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bferrell

Velocity N44VF Paint

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For those that don't follow my site, our paint is coming along nicely, we're just moving the fuselage out of the hangar so we can put the blue on the winglets.

 

Here is the scheme an a couple of shots.

 

 

Brett

n44vf.com

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Brett Ferrell

Velocity XL/FG

Cincinnati, OH

http://www.velocityxl.com

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Getting close to reassembling Victor Fox...

While your plane looks beautiful, you do realize that you've put dark blue paint on a very high stress area where the wing and winglet join. This is a very bad idea with room temperature cure epoxies.

 

I strongly recommend rethinking this paint scheme prior to flight.

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Great point Marc, thanks for bringing that to my attention.

 

B

in the high end paint they have a chrome, it looks just like a mirror.

paint over the offending ?


Steve M. Parkins

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Great point Marc, thanks for bringing that to my attention.

Rather than sarcasm with respect to a safety issue, maybe you could point out to the rest of us that are not quite as smart about avoiding structural problems due to high temperatures in the cured epoxy how you will be ensuring safety with this paint scheme?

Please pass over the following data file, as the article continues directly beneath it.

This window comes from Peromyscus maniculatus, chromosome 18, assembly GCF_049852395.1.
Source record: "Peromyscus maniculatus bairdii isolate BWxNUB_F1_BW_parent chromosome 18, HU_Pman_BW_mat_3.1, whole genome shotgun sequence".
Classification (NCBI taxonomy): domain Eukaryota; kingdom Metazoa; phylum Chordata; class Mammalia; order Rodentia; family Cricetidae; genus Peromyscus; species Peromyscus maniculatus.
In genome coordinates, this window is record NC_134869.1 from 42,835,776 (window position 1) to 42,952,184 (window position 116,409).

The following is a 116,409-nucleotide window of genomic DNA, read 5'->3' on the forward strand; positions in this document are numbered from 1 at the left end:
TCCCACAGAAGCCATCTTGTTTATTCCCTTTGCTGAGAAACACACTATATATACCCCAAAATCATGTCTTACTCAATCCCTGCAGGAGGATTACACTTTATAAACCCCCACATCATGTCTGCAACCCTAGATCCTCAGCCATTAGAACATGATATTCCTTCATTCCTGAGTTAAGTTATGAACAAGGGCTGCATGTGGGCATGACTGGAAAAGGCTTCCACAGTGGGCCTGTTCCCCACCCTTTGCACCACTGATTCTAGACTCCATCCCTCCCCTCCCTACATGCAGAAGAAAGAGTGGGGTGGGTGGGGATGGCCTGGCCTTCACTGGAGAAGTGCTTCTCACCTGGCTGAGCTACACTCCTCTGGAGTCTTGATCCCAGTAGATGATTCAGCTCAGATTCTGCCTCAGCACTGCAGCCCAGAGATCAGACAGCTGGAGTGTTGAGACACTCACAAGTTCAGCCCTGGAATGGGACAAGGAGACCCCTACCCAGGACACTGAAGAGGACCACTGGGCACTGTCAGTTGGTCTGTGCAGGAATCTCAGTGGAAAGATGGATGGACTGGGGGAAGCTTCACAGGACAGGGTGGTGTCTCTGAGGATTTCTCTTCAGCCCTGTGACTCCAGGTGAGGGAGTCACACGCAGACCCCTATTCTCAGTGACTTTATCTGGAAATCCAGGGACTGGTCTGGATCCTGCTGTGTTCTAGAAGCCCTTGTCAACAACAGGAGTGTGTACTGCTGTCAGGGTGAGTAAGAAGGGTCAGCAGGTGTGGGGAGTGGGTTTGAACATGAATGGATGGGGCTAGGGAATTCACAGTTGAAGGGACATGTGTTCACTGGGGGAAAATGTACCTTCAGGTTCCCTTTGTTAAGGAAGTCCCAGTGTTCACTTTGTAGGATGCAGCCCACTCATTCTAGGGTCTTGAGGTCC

Did you use a high temperature epoxy? Will you never fly the airplane in a hot environment? Do you know something that no one else knows?

 

Having just finished a forensic analysis of a Long-EZ winglet that almost departed the airplane due to a structural failure, this issue is fresh in the canard community's mind. Personally, I'd like to avoid having a winglet depart if it's at all avoidable.

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Rather than sarcasm with respect to a safety issue, maybe you could point out to the rest of us that are not quite as smart about avoiding structural problems due to high temperatures in the cured epoxy how you will be ensuring safety with this paint scheme?

 

Did you use a high temperature epoxy? Will you never fly the airplane in a hot environment? Do you know something that no one else knows?

 

Having just finished a forensic analysis of a Long-EZ winglet that almost departed the airplane due to a structural failure, this issue is fresh in the canard community's mind. Personally, I'd like to avoid having a winglet depart if it's at all avoidable.

Did they change the definition of sarcasm? even I can't see any sarcasm in his statement. what word tipped you off to the sarcasm? was it the words "Good point" or was it the word " thanks"

Evolultion Eze RG -a two place side by side-200 Knots on 200 HP. A&P / pilot for over 30 years

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I agree... I think a mea culpa is in order. Is there a bit of stress in your life today Marc?

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Yeah, I don't think Brett meant any sarcasm. I think he was being sincere.


Dave Adams

Long EZ N83DT

Race 83

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Marc,